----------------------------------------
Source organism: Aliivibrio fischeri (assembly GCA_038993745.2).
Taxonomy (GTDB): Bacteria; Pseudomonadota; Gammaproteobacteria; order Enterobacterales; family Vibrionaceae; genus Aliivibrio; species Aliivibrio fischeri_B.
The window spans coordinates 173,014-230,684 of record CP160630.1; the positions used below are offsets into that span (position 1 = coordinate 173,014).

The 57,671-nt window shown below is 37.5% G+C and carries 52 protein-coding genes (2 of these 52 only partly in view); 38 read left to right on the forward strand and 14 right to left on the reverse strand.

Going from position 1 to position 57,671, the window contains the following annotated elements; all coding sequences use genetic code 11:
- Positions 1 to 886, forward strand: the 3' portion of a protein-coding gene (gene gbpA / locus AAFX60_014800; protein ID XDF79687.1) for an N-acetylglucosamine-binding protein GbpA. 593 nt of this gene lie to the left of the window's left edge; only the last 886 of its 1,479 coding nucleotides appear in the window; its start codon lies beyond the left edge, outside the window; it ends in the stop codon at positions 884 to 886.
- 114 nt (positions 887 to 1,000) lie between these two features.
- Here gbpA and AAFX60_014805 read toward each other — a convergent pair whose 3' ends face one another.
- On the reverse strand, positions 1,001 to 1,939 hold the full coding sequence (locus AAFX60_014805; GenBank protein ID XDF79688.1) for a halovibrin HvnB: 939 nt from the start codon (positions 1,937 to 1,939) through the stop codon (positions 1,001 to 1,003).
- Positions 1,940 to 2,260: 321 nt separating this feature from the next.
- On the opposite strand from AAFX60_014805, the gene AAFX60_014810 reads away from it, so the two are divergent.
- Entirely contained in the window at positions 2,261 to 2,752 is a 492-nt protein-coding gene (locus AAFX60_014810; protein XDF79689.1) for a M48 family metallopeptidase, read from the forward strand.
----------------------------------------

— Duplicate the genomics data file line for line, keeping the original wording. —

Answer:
Source organism: Aliivibrio fischeri (assembly GCA_038993745.2).
Taxonomy (GTDB): Bacteria; Pseudomonadota; Gammaproteobacteria; order Enterobacterales; family Vibrionaceae; genus Aliivibrio; species Aliivibrio fischeri_B.
The window spans coordinates 173,014-230,684 of record CP160630.1; the positions used below are offsets into that span (position 1 = coordinate 173,014).

The 57,671-nt window shown below is 37.5% G+C and carries 52 protein-coding genes (2 of these 52 only partly in view); 38 read left to right on the forward strand and 14 right to left on the reverse strand.

Going from position 1 to position 57,671, the window contains the following annotated elements; all coding sequences use genetic code 11:
- Positions 1 to 886, forward strand: the 3' portion of a protein-coding gene (gene gbpA / locus AAFX60_014800; protein ID XDF79687.1) for an N-acetylglucosamine-binding protein GbpA. 593 nt of this gene lie to the left of the window's left edge; only the last 886 of its 1,479 coding nucleotides appear in the window; its start codon lies beyond the left edge, outside the window; it ends in the stop codon at positions 884 to 886.
- 114 nt (positions 887 to 1,000) lie between these two features.
- Here gbpA and AAFX60_014805 read toward each other — a convergent pair whose 3' ends face one another.
- On the reverse strand, positions 1,001 to 1,939 hold the full coding sequence (locus AAFX60_014805; GenBank protein ID XDF79688.1) for a halovibrin HvnB: 939 nt from the start codon (positions 1,937 to 1,939) through the stop codon (positions 1,001 to 1,003).
- Positions 1,940 to 2,260: 321 nt separating this feature from the next.
- On the opposite strand from AAFX60_014805, the gene AAFX60_014810 reads away from it, so the two are divergent.
- Entirely contained in the window at positions 2,261 to 2,752 is a 492-nt protein-coding gene (locus AAFX60_014810; protein XDF79689.1) for a M48 family metallopeptidase, read from the forward strand.